Protest - Revolt


From: Sacheen Seitcham []
Sent: August 24, 2016 1:42 PM
Subject: cermaq arrests ahousaht





Cermaq’s Illegal Operations: RCMP Arrest Indigenous Land Defenders Protecting Wild Salmon Days after Cermaq Kicked out of Kingcome Inlet

August 25, 2016


David Archambault II
Taking a stand at Standing Rock

Near Cannon Ball, N.D. — It is a spectacular sight: thousands of Indians camped on the banks of the Cannonball River, on the edge of the Standing Rock Sioux Reservation in North Dakota. Our elders of the Seven Council Fires, as the Oceti Sakowin, or Great Sioux Nation, is known, sit in deliberation and prayer, awaiting a federal court decision on whether construction of a $3.7 billion oil pipeline from the Bakken region to Southern Illinois will be halted.

Jason Coppola
Standing Rock Sioux Tribe and their allies protest construction of the Dakota Access Pipeline. (Photo: Waniya Locke)

Amidst the cries of "protect our water, protect our land, protect our peoples," Native Americans, ranchers and farmers are standing their ground along a highway in North Dakota. They are blocking the crews of Energy Transfer Partners -- a Dallas-based company whose workers are protected by both police and armed, private security personnel -- from accessing the site of the construction of the Dakota Access Pipeline.

Yinka Dene Alliance

For Immediate Release – June 30, 2016


Court overturns federal approval of Enbridge Northern Gateway project

First Nations call on Trudeau to implement tanker ban and reject the project for good


NADLEH WHUT’EN TRADITIONAL LANDS, BC/YINKA DENE TERRITORIES – First Nations of the Yinka Dene Alliance (YDA) are celebrating a legal victory today, as the Federal Court of Appeal has overturned the federal government’s conditional approval of Enbridge’s Northern Gateway pipelines and tankers project.

Brad Hornick

Dear Climate Rebels, This is from Brad Hornick. I am writing to you as an original organizer for Climate Convergence. The original vision of Convergence was about creating not an "organization" but a "movement" based on radical democratic principles and with the desire to maintain a strong and explicitly anti-capitalist, anti-colonial and anti-patriarchal approach to organizing. These aims are written into the Convergence "Points of Unity".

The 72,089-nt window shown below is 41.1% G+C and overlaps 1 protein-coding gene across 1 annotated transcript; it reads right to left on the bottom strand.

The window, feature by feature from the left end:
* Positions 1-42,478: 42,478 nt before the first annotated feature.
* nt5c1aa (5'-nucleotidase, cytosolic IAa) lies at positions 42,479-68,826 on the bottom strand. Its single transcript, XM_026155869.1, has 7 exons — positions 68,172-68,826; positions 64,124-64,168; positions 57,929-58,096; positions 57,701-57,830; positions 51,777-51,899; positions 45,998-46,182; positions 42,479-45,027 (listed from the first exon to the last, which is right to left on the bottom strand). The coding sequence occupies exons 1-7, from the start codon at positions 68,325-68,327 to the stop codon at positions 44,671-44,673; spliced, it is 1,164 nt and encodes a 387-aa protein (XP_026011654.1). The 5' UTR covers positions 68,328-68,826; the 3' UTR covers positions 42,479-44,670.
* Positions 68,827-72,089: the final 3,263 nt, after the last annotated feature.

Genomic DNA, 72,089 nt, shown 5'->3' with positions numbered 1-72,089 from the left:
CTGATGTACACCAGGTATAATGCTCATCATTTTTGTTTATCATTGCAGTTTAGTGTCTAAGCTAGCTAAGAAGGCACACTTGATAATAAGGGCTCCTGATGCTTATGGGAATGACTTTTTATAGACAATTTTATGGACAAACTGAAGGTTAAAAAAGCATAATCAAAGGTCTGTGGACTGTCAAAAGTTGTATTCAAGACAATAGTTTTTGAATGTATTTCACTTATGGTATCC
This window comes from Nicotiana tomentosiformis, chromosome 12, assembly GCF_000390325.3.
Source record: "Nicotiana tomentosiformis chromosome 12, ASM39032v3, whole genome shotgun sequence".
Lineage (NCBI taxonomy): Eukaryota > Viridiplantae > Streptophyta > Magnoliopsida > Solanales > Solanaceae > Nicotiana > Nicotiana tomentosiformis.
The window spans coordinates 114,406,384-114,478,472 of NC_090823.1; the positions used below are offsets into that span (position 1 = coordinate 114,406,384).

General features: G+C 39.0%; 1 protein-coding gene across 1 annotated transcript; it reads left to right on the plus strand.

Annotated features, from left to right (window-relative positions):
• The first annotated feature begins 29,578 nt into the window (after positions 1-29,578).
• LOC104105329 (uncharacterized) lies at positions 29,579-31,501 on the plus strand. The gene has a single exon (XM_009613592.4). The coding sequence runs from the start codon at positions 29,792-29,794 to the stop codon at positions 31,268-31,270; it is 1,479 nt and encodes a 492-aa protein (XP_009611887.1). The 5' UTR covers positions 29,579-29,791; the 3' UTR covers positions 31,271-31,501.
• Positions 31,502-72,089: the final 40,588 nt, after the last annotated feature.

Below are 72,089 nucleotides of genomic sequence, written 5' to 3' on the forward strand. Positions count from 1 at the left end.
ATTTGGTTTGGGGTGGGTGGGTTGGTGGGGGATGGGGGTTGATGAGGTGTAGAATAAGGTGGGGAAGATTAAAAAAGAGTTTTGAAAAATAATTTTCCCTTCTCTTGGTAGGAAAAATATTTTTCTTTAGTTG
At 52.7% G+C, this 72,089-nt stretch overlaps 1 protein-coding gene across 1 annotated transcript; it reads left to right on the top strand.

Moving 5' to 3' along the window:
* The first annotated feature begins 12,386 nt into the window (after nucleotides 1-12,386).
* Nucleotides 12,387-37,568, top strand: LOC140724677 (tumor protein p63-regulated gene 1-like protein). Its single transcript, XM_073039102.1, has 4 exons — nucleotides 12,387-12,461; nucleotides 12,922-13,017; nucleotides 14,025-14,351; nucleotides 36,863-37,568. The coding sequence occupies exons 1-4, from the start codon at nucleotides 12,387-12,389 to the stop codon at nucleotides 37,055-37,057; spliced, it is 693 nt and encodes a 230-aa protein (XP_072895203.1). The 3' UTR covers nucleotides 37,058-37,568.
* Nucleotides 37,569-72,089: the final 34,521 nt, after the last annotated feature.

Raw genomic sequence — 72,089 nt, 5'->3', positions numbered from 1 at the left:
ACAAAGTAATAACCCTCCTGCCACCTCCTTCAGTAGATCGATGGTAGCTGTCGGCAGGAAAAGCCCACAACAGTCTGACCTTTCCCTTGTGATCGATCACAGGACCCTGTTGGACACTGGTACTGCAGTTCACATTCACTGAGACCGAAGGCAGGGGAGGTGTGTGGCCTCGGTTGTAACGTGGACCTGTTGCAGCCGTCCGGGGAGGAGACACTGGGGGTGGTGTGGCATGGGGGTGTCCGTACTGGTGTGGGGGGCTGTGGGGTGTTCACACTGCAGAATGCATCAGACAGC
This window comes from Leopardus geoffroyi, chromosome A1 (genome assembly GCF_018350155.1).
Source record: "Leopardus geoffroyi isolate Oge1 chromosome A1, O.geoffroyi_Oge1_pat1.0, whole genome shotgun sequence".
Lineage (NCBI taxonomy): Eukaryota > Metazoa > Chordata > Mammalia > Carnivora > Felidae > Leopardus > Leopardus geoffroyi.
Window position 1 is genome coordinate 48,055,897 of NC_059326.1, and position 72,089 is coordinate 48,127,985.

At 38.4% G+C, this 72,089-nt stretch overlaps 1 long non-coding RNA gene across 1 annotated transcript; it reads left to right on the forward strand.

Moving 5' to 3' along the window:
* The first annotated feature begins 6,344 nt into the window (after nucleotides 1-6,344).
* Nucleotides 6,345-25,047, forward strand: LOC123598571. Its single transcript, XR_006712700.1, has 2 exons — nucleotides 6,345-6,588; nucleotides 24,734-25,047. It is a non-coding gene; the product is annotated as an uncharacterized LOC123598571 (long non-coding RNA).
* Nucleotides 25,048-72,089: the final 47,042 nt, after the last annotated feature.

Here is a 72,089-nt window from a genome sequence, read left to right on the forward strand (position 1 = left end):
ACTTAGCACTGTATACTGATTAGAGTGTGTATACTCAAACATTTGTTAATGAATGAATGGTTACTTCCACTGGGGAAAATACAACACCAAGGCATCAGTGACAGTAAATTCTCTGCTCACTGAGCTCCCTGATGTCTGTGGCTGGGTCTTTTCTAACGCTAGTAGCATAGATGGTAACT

Jesse McLaren
Tar Sands Protest

The devastating fires in Fort McMurray show the urgent need to transition to an economy that supports people and the planet, and this is part of a transition in climate justice politics.

Christopher Curtis
A sign — Don’t spill in our home — protests against the Energy East pipeline. DARIO AYALA / MONTREAL GAZETTE

The Kanesatake Mohawks are challenging the Energy East pipeline application, claiming it’s incomplete because it doesn’t address potential environmental risks the structure would pose as it crosses the Ottawa River.

If regulators accept the application as complete, it would be “the height of irresponsibility,” according to a legal letter filed Monday by the Mohawks’ lawyer to the National Energy Board.

John Vidal
 Preston New Road Action Group poster. Photograph: Preston New Road Action Group

“We are ready for them,” said Tina Louise Rothery. “It has been a long battle but we have been ready for a confrontation for a long time.”

Rothery is one of a growing group of women at the forefront of opposition to fracking. Of the 250 anti-fracking community groups that have sprung up in Britain in the past few years, very many are led, or strongly backed, by women, who say they have been outraged at plans to risk people’s health by exploiting the countryside for shale gas.

May 30th, 2016
VANCOUVER - Some of the world's leading experts on climate change - including former NASA scientist James Hansen, and Tim Flannery, chief councilor of Australia's Climate Commission and a world expert on climate change - have called on the Trudeau government to reject a massive liquefied natural gas project proposed for the Skeena region of Northern British Columbia.
Carlito Pablo

May 26, 2016 - Ultimately, it’s up to Justin Trudeau. ​Faced with his first pipeline challenge, the Liberal prime minister can say either yes or no. A decision has to be made before the end of this year on Kinder Morgan’s plan to expand its Trans Mountain oil pipeline.

It’s a hot-button issue in B.C.’s Lower Mainland, where the pipeline terminates to deliver its cargo from the oil sands of Alberta.

The National Energy Board has given its conditional approval for the $6.8 billion project.


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